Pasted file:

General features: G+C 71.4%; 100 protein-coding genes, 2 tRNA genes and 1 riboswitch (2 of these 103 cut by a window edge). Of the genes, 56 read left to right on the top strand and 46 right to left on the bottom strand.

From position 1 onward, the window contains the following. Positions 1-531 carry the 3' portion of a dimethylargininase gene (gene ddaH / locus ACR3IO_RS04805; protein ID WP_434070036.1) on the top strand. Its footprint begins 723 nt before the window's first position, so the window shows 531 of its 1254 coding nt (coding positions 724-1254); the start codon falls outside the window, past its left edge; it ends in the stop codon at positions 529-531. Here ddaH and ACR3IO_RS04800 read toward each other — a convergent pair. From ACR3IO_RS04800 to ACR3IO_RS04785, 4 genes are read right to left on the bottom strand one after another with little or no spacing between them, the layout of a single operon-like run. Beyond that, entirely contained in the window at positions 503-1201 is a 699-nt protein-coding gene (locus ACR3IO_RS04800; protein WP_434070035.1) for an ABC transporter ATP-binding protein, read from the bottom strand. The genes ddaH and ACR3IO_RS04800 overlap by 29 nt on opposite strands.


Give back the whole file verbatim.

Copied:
General features: G+C 71.4%; 100 protein-coding genes, 2 tRNA genes and 1 riboswitch (2 of these 103 cut by a window edge). Of the genes, 56 read left to right on the top strand and 46 right to left on the bottom strand.

From position 1 onward, the window contains the following. Positions 1-531 carry the 3' portion of a dimethylargininase gene (gene ddaH / locus ACR3IO_RS04805; protein ID WP_434070036.1) on the top strand. Its footprint begins 723 nt before the window's first position, so the window shows 531 of its 1254 coding nt (coding positions 724-1254); the start codon falls outside the window, past its left edge; it ends in the stop codon at positions 529-531. Here ddaH and ACR3IO_RS04800 read toward each other — a convergent pair. From ACR3IO_RS04800 to ACR3IO_RS04785, 4 genes are read right to left on the bottom strand one after another with little or no spacing between them, the layout of a single operon-like run. Beyond that, entirely contained in the window at positions 503-1201 is a 699-nt protein-coding gene (locus ACR3IO_RS04800; protein WP_434070035.1) for an ABC transporter ATP-binding protein, read from the bottom strand. The genes ddaH and ACR3IO_RS04800 overlap by 29 nt on opposite strands.